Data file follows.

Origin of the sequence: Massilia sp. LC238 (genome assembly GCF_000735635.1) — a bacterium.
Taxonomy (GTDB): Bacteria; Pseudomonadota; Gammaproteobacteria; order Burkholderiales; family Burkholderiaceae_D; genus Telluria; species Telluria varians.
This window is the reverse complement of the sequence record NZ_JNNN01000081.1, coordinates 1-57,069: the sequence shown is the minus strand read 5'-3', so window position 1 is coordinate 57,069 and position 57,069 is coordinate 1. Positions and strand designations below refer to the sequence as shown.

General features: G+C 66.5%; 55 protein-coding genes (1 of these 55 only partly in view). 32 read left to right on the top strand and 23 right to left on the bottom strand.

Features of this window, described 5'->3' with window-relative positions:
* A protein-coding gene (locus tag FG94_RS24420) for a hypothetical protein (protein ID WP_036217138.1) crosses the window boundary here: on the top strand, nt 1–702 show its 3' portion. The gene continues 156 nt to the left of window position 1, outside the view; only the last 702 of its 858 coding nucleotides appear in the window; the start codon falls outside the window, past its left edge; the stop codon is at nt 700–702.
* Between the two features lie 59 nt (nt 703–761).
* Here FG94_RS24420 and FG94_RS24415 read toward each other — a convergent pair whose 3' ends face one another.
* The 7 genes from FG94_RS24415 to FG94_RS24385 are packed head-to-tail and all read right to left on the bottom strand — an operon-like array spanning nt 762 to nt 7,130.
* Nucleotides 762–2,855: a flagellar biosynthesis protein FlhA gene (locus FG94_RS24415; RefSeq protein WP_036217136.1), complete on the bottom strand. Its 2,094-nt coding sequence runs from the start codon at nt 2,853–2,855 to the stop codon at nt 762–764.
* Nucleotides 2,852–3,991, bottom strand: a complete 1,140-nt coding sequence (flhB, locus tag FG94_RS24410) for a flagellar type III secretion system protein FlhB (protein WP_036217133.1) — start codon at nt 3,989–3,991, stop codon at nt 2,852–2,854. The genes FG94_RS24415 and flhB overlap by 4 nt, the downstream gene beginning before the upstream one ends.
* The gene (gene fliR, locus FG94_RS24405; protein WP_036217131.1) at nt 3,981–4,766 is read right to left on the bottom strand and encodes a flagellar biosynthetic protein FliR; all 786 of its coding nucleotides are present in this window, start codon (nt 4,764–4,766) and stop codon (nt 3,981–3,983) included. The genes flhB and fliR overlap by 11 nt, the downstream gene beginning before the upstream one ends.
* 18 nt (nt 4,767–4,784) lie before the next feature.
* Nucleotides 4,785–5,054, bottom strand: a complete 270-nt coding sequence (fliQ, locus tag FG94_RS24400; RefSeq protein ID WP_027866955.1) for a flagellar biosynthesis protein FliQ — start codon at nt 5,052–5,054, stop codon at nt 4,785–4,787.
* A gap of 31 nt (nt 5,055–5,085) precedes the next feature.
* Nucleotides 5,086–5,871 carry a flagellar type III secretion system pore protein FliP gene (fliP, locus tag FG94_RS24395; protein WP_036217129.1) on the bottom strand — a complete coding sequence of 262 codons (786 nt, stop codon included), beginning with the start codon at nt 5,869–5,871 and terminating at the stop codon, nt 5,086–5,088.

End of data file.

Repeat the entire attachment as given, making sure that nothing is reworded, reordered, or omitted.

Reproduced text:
Origin of the sequence: Massilia sp. LC238 (genome assembly GCF_000735635.1) — a bacterium.
Taxonomy (GTDB): Bacteria; Pseudomonadota; Gammaproteobacteria; order Burkholderiales; family Burkholderiaceae_D; genus Telluria; species Telluria varians.
This window is the reverse complement of the sequence record NZ_JNNN01000081.1, coordinates 1-57,069: the sequence shown is the minus strand read 5'-3', so window position 1 is coordinate 57,069 and position 57,069 is coordinate 1. Positions and strand designations below refer to the sequence as shown.

General features: G+C 66.5%; 55 protein-coding genes (1 of these 55 only partly in view). 32 read left to right on the top strand and 23 right to left on the bottom strand.

Features of this window, described 5'->3' with window-relative positions:
* A protein-coding gene (locus tag FG94_RS24420) for a hypothetical protein (protein ID WP_036217138.1) crosses the window boundary here: on the top strand, nt 1–702 show its 3' portion. The gene continues 156 nt to the left of window position 1, outside the view; only the last 702 of its 858 coding nucleotides appear in the window; the start codon falls outside the window, past its left edge; the stop codon is at nt 700–702.
* Between the two features lie 59 nt (nt 703–761).
* Here FG94_RS24420 and FG94_RS24415 read toward each other — a convergent pair whose 3' ends face one another.
* The 7 genes from FG94_RS24415 to FG94_RS24385 are packed head-to-tail and all read right to left on the bottom strand — an operon-like array spanning nt 762 to nt 7,130.
* Nucleotides 762–2,855: a flagellar biosynthesis protein FlhA gene (locus FG94_RS24415; RefSeq protein WP_036217136.1), complete on the bottom strand. Its 2,094-nt coding sequence runs from the start codon at nt 2,853–2,855 to the stop codon at nt 762–764.
* Nucleotides 2,852–3,991, bottom strand: a complete 1,140-nt coding sequence (flhB, locus tag FG94_RS24410) for a flagellar type III secretion system protein FlhB (protein WP_036217133.1) — start codon at nt 3,989–3,991, stop codon at nt 2,852–2,854. The genes FG94_RS24415 and flhB overlap by 4 nt, the downstream gene beginning before the upstream one ends.
* The gene (gene fliR, locus FG94_RS24405; protein WP_036217131.1) at nt 3,981–4,766 is read right to left on the bottom strand and encodes a flagellar biosynthetic protein FliR; all 786 of its coding nucleotides are present in this window, start codon (nt 4,764–4,766) and stop codon (nt 3,981–3,983) included. The genes flhB and fliR overlap by 11 nt, the downstream gene beginning before the upstream one ends.
* 18 nt (nt 4,767–4,784) lie before the next feature.
* Nucleotides 4,785–5,054, bottom strand: a complete 270-nt coding sequence (fliQ, locus tag FG94_RS24400; RefSeq protein ID WP_027866955.1) for a flagellar biosynthesis protein FliQ — start codon at nt 5,052–5,054, stop codon at nt 4,785–4,787.
* A gap of 31 nt (nt 5,055–5,085) precedes the next feature.
* Nucleotides 5,086–5,871 carry a flagellar type III secretion system pore protein FliP gene (fliP, locus tag FG94_RS24395; protein WP_036217129.1) on the bottom strand — a complete coding sequence of 262 codons (786 nt, stop codon included), beginning with the start codon at nt 5,869–5,871 and terminating at the stop codon, nt 5,086–5,088.